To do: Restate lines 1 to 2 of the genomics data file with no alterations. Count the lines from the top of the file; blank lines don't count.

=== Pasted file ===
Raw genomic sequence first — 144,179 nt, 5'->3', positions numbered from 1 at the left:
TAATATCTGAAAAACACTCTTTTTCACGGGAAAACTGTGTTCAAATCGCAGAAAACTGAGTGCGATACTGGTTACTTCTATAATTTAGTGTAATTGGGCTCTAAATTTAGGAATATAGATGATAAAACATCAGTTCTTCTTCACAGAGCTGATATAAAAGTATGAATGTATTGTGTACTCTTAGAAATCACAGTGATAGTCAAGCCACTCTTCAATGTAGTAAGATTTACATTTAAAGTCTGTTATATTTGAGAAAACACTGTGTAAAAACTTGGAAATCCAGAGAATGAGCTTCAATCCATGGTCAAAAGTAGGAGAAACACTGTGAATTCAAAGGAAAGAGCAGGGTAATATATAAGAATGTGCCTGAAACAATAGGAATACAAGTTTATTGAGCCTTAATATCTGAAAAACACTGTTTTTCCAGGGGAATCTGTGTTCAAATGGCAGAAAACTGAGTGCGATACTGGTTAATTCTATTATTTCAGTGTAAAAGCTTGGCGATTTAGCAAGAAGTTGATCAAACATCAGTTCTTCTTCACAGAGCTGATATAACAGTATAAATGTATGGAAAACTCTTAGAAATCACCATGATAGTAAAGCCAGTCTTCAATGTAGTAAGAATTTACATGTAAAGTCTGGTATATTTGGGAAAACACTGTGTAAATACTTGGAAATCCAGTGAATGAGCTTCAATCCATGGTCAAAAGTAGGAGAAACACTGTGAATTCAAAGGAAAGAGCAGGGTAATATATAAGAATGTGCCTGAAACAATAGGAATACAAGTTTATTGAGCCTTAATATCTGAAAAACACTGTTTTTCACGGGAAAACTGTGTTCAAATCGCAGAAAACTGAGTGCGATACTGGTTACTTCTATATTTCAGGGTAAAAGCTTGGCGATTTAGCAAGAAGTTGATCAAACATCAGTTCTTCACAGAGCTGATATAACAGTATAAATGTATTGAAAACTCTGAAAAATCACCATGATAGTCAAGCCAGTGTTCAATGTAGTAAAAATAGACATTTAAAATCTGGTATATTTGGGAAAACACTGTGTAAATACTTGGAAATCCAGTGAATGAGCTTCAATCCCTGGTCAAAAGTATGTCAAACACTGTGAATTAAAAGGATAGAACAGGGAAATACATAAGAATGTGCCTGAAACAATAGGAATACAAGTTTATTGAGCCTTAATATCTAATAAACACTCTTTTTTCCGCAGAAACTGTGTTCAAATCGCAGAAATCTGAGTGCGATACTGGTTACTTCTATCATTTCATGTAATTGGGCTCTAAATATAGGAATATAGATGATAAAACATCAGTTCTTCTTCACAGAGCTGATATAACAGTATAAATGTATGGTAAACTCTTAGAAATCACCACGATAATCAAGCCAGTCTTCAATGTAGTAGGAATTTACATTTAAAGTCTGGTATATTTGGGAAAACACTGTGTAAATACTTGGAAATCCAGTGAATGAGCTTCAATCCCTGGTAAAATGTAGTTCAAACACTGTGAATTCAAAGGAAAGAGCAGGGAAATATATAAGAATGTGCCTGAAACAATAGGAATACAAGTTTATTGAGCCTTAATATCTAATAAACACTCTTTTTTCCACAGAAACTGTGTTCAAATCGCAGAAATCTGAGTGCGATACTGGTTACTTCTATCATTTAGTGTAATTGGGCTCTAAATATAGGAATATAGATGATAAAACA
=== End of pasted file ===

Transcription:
Raw genomic sequence first — 144,179 nt, 5'->3', positions numbered from 1 at the left:
TAATATCTGAAAAACACTCTTTTTCACGGGAAAACTGTGTTCAAATCGCAGAAAACTGAGTGCGATACTGGTTACTTCTATAATTTAGTGTAATTGGGCTCTAAATTTAGGAATATAGATGATAAAACATCAGTTCTTCTTCACAGAGCTGATATAAAAGTATGAATGTATTGTGTACTCTTAGAAATCACAGTGATAGTCAAGCCACTCTTCAATGTAGTAAGATTTACATTTAAAGTCTGTTATATTTGAGAAAACACTGTGTAAAAACTTGGAAATCCAGAGAATGAGCTTCAATCCATGGTCAAAAGTAGGAGAAACACTGTGAATTCAAAGGAAAGAGCAGGGTAATATATAAGAATGTGCCTGAAACAATAGGAATACAAGTTTATTGAGCCTTAATATCTGAAAAACACTGTTTTTCCAGGGGAATCTGTGTTCAAATGGCAGAAAACTGAGTGCGATACTGGTTAATTCTATTATTTCAGTGTAAAAGCTTGGCGATTTAGCAAGAAGTTGATCAAACATCAGTTCTTCTTCACAGAGCTGATATAACAGTATAAATGTATGGAAAACTCTTAGAAATCACCATGATAGTAAAGCCAGTCTTCAATGTAGTAAGAATTTACATGTAAAGTCTGGTATATTTGGGAAAACACTGTGTAAATACTTGGAAATCCAGTGAATGAGCTTCAATCCATGGTCAAAAGTAGGAGAAACACTGTGAATTCAAAGGAAAGAGCAGGGTAATATATAAGAATGTGCCTGAAACAATAGGAATACAAGTTTATTGAGCCTTAATATCTGAAAAACACTGTTTTTCACGGGAAAACTGTGTTCAAATCGCAGAAAACTGAGTGCGATACTGGTTACTTCTATATTTCAGGGTAAAAGCTTGGCGATTTAGCAAGAAGTTGATCAAACATCAGTTCTTCACAGAGCTGATATAACAGTATAAATGTATTGAAAACTCTGAAAAATCACCATGATAGTCAAGCCAGTGTTCAATGTAGTAAAAATAGACATTTAAAATCTGGTATATTTGGGAAAACACTGTGTAAATACTTGGAAATCCAGTGAATGAGCTTCAATCCCTGGTCAAAAGTATGTCAAACACTGTGAATTAAAAGGATAGAACAGGGAAATACATAAGAATGTGCCTGAAACAATAGGAATACAAGTTTATTGAGCCTTAATATCTAATAAACACTCTTTTTTCCGCAGAAACTGTGTTCAAATCGCAGAAATCTGAGTGCGATACTGGTTACTTCTATCATTTCATGTAATTGGGCTCTAAATATAGGAATATAGATGATAAAACATCAGTTCTTCTTCACAGAGCTGATATAACAGTATAAATGTATGGTAAACTCTTAGAAATCACCACGATAATCAAGCCAGTCTTCAATGTAGTAGGAATTTACATTTAAAGTCTGGTATATTTGGGAAAACACTGTGTAAATACTTGGAAATCCAGTGAATGAGCTTCAATCCCTGGTAAAATGTAGTTCAAACACTGTGAATTCAAAGGAAAGAGCAGGGAAATATATAAGAATGTGCCTGAAACAATAGGAATACAAGTTTATTGAGCCTTAATATCTAATAAACACTCTTTTTTCCACAGAAACTGTGTTCAAATCGCAGAAATCTGAGTGCGATACTGGTTACTTCTATCATTTAGTGTAATTGGGCTCTAAATATAGGAATATAGATGATAAAACA